After the White House, Barbara became an advocate for marriage equality, and she is the co-founder and president of the Global Health Corps. She was also named as one of Glamour Magazine's women of the year. Jenna became an author, an editor-at-large for Southern Living Magazine, and a correspondent for the Today Show. She and her mother Laura wrote a children's book about the national parks. In an interview with Time, Laura said she actually worked with Sasha and Malia's mother Michelle as a co-chair for the centennial for the National Park Service.

Although both of the Bush twins have stayed somewhat involved in politics, neither are registered Republicans. Although Barack and Michelle have talked about taking a break from political life to be still, their website at Obama.org seems to hint at a future in political activism. It will be interesting to see how involved Sasha and Malia choose to be in their parents' endeavors, or if they'll branch out on their own.

The Secret Service will always be a special part of their lives

The Secret Service has been a big part of the Obama girls' lives for the past eight years. Michelle Obama said in an interview with Rachel Ray that the Secret Service members are the ones who taught Malia to drive. But as the girls prepare to leave the political spotlight, it looks like the Secret Service won't completely disappear. In 2013, Obama overturned a 1994 Congressional decision to restrict Secret Service protection for former Presidents. The 2013 order would also authorize protection for former First Children until they are 16. Malia has already aged out, but Sasha won't turn 16 until June, so she will probably have her Secret Service shadows around a little while longer.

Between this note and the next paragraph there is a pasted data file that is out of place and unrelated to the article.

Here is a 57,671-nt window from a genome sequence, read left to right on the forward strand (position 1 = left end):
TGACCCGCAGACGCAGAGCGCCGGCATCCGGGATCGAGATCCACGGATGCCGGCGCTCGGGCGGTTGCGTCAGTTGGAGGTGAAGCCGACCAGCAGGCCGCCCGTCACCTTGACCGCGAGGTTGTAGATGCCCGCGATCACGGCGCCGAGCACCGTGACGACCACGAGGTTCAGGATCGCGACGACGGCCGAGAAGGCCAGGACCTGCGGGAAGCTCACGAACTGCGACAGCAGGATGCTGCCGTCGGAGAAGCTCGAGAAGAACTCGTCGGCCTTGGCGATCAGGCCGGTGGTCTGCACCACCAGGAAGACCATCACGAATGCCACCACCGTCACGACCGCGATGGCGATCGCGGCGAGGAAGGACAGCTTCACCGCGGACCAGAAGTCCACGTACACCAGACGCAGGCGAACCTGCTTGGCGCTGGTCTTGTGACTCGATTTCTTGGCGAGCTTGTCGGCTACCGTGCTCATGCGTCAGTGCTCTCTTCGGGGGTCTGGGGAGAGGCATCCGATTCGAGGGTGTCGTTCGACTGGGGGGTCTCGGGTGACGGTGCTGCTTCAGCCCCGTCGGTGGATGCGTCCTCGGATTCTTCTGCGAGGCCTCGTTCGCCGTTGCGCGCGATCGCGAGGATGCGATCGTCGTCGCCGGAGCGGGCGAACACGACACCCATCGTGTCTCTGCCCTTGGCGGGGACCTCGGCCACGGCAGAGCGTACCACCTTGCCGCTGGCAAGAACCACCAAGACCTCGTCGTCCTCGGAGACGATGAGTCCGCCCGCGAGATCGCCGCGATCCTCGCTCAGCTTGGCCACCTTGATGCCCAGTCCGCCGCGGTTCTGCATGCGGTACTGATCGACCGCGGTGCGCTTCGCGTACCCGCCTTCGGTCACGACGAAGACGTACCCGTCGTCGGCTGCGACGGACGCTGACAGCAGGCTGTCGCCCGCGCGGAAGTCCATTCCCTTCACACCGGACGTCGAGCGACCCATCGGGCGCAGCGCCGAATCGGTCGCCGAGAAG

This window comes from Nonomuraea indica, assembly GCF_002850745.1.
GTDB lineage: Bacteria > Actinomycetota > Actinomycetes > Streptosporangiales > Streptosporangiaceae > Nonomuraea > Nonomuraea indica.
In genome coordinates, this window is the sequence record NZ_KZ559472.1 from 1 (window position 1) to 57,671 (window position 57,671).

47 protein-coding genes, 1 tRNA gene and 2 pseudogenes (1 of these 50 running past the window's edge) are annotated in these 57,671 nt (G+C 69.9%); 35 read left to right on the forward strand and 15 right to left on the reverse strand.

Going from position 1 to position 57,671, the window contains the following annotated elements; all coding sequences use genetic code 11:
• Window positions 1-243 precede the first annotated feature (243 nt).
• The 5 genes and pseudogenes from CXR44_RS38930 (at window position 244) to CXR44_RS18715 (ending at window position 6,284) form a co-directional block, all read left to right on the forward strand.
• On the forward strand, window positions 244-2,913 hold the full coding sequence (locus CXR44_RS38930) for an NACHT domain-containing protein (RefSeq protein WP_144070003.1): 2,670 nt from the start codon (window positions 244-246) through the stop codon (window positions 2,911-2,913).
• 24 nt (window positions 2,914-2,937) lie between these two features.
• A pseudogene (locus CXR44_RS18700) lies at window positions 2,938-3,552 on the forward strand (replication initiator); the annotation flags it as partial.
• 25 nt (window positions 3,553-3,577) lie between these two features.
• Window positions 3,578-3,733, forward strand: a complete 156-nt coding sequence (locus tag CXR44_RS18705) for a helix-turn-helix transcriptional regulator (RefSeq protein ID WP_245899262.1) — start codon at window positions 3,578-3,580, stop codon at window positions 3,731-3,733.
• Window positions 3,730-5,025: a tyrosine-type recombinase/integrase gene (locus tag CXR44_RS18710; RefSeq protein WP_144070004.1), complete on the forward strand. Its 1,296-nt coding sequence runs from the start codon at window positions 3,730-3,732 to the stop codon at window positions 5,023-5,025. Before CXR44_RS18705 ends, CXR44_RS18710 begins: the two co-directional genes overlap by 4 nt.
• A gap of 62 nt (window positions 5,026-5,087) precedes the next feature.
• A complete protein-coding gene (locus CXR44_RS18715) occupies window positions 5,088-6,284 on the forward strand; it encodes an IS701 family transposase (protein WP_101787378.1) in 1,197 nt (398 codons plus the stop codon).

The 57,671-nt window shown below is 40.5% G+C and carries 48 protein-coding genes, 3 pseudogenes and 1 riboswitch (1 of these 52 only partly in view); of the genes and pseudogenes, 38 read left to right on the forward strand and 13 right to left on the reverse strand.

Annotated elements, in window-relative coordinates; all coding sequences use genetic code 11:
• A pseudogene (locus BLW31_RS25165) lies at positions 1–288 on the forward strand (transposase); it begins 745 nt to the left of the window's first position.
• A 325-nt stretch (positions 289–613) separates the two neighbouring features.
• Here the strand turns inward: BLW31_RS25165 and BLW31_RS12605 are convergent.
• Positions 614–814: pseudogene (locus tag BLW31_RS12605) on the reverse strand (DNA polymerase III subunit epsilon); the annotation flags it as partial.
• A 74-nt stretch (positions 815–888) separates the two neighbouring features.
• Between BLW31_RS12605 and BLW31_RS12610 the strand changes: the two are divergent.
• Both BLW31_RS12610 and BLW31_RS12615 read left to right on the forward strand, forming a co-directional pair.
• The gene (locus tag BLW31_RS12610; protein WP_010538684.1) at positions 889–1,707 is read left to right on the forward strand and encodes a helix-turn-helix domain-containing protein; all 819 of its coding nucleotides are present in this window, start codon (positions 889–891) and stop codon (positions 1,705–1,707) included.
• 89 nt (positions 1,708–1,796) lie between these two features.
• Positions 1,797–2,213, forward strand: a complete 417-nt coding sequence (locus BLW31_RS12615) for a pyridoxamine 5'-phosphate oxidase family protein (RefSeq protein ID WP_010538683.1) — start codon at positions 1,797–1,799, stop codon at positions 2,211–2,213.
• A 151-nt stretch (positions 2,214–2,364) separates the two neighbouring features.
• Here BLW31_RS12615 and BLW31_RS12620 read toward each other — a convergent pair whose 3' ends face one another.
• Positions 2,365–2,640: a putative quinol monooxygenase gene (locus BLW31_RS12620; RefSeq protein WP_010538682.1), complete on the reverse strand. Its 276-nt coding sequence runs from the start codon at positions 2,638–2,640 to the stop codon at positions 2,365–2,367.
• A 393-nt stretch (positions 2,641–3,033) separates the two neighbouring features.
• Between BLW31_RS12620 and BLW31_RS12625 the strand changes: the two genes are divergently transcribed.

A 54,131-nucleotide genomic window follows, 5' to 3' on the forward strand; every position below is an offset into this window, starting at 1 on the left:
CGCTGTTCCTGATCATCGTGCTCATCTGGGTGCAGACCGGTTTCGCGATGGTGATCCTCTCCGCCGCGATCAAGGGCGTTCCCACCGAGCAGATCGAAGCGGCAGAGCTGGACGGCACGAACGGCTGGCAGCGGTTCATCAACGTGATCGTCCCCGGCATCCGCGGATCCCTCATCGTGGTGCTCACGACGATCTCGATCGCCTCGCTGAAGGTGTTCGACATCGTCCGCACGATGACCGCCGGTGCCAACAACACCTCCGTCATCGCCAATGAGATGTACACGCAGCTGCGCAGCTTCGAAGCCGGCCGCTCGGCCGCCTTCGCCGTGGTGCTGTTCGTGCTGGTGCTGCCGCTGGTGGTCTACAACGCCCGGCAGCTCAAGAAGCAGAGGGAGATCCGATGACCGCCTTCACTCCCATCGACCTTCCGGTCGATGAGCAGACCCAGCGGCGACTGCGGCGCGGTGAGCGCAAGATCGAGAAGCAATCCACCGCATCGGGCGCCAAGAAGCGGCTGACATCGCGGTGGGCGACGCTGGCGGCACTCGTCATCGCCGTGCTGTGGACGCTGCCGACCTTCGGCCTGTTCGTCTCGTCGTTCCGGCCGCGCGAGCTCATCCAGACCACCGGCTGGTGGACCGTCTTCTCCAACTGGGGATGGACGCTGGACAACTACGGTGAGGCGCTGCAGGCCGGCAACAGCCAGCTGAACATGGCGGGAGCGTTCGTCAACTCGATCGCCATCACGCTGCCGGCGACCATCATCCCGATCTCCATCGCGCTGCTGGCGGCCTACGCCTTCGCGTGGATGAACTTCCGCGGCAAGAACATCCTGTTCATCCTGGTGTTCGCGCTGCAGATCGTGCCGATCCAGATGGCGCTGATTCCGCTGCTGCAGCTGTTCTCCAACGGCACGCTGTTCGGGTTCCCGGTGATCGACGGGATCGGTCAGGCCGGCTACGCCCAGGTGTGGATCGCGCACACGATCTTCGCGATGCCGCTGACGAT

Malia's activism

Malia and Sasha have been very private public figures for their eight years in the White House, and maybe that low-key lifestyle was the reason Malia went relatively unnoticed at the Sundance Film Festival where she attended an event supporting the Standing Rock Sioux Tribe's protest. People only seemed to notice when actress and anti-pipeline activist Shailene Woodley mentioned Malia in her interview with Democracy Now!.

"It was amazing to see Malia," Woodley said. "To witness a human being and a woman coming into her own outside of her family and outside of the attachments that this country has on her, but someone who's willing to participate in democracy because she chooses to, because she recognizes regardless of her last name, that if she doesn't participate in democracy, there will be no world for her future children."

Malia skipped out on her family's vacation to Palm Springs and the Caribbean to attend the Sundance Film Festival in snowy Utah. The pipeline protest event comes on the heels of four presidential memoranda and one executive order from President Trump to revive pipeline projects, which is a direct reversal of the pipeline rejection issued by Malia's father.

Is activism in their future?

While the Obama administration has tried to shield the first daughters from unwanted media attention, carefully released snapshots of the young women suggest social activism may run in their blood. The president credited his daughters with helping him change his position on marriage equality. "I have to confess my children generally had an impact on me," he said at a town hall in London (via The Huffington Post). So what's next for these political darlings?

The girls have already gotten a taste for foreign affairs. They accompanied their father on his historic trip to Cuba in March 2016. Malia also sat in on her dad's meeting with Malala Yousafzai, the Pakistani education activist who was shot and nearly killed just for going to school. Taking a stand for the rights of women across the globe could be a good turn for the young ladies.

Or maybe the sisters will focus on social stigmas, such as the pressures females face to adhere to narrow beauty standards. In a March 2016 interview with Time magazine, the president discussed his daughters coming to grips with societal expectations. "That pressure I think [has] historically always been harder on African American women than just about any other women," he said. "But it's part and parcel of a broader way in which we socialize and press women to constantly doubt themselves or define themselves in terms of a certain appearance...Malia'll talk about black girl's hair...And she's pretty opinionated about the fact that it costs a lot, it takes a long time, that sometimes girls can be just as tough on each other about how they're supposed to look."

The girls might have a new address, but it looks like they are using their celebrity status to positively propel their futures. And we're excited to see what the future has in store.